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How CPAs, CFOs, Finance Staff Can Fight Off Executive Impersonation Cyber Attacks

How CPAs, CFOs, Finance Staff Can Fight Off Executive Impersonation Cyber AttacksThe American Institute of CPAs (AICPA) is looking to better equip CPAs, finance chiefs and their staffs across all industry sectors with measures to fight off cyber attacks that involve impersonating executives in order to get employees to transfer large sums of money between subsidiaries or to suppliers on behalf of the company. This type of cyber crime is part of a growing risk known as business email compromise (BEC), a topic we discussed previously. Now the AICPA has published a fraud report to help stem these types of losses.

Specifically, an executive impersonation scam involves an email being sent from an executive to a subordinate asking for a wire transfer or payment to a new bank. The attackers tend to target companies with foreign suppliers or units that regularly perform wire transfers to foreign banks, and strike when executives are travelling and cannot be reached. Finance chiefs and their staff are particularly popular targets for this type of attack, because of their access to company accounts.

“The top concern for company stakeholders is that this type of cyber attack persuades employees to ignore internal controls around making payments, said Annette Stalker, chair of the AICPA’s Forensic and Litigation Services Committee, in a written statement. “Executive impersonation bypasses the security systems that company IT departments have put in place to neutralize cyber attacks by going where companies and their employees are most vulnerable, their email systems,” she added.

Key characteristics of an email impersonating an executive include the following:

  • Email requests come from a senior (C-suite) executive or a key vendor or supplier.
  • The email address is substantially similar to the purported sender’s address, with small, subtle differences. For example, if the actual address is CEO@abcdeco.com, the impersonator address might be CEO@abcedco.com. Alternatively, the email display name may appear correct, but when the cursor hovers over the email address, a different underlying address is displayed.
  • Requests occur when the executive is traveling and cannot be contacted.
  • There is an element of urgency or secrecy regarding the disbursement.
  • The amount is within the typical range of transactions so as not to raise a red flag.
  • Other employees are referred to or copied in the email, however, their email addresses are also modified.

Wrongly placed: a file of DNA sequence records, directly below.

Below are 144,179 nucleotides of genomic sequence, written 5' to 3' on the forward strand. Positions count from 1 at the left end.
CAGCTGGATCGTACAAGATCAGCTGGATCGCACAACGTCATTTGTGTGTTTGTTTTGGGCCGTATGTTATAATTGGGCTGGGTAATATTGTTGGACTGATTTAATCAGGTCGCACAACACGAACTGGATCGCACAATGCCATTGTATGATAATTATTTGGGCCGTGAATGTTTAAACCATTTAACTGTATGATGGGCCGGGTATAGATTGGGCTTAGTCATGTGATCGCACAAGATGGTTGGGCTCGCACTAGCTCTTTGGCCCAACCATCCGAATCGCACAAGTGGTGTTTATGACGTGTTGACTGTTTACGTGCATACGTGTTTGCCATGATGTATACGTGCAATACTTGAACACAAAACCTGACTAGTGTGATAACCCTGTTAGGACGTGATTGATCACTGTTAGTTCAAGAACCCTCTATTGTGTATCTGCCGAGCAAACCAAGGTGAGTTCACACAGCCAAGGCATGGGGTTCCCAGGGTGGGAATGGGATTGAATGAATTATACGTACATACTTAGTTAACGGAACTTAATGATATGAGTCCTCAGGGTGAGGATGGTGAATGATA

• Requested payments are payable to a foreign bank.

The AICPA has outlined several practice measures to help combat BEC schemes:

  • Awareness and discussion of the risks involved with BEC scams with all departments is key. This includes anyone involved in the payment of funds, including IT, treasury and purchasing. Be sure they are kept continually abreast of the various types of impersonation schemes.
  • Training should begin with the on-boarding process of new hires for the accounting and finance functions. Some or all of these people may be in a position to authorize, initiate, or record wire transfers. Encourage a healthy level of skepticism in finance and treasury employees, and establish procedures to verify the origin of all wire requests. Remind all employees to use the company fraud hotline to anonymously report suspicious activity without fear of retaliation.
  • Keep the issue front and center. This may involve sending a periodic newsletter to accounting and finance that highlights recent frauds perpetrated against companies as a reminder that the need for vigilance is constant.

Employ Robust Best Practices

Be sure to review policies and procedures for requesting, initiating and approving wire transfers. Email requests should be verified by phone calls to company-registered phones, and two employees should be assigned to approve wire requests and authenticate the recipient’s identity before the wire is released. Also, conduct a risk assessment of the wire transfer process to identify weaknesses that could be exploited. In addition, consider engaging a cybersecurity firm to perform a penetration test of the company’s firewalls, email, security software, operating systems and browsers. Flag incoming emails with domains that are similar, but not identical, to those of the company. Identify “look-alike” domains and register them in the name of the company to prevent hackers from attempting BEC attacks.

Equally important is examining your insurance program and whether it includes Cyber Liability insurance, including coverage for fraud, data breach, ransomware and losses arising from denial of service attack. Axis Insurance Services specializes in providing companies with Crime and Cyber Liability insurance coverages and can assist you in reviewing your current program and what gaps if any may exist. Just give us a call at (877) 787-5258.

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Blogged on: October 4, 2016 by Mike Smith
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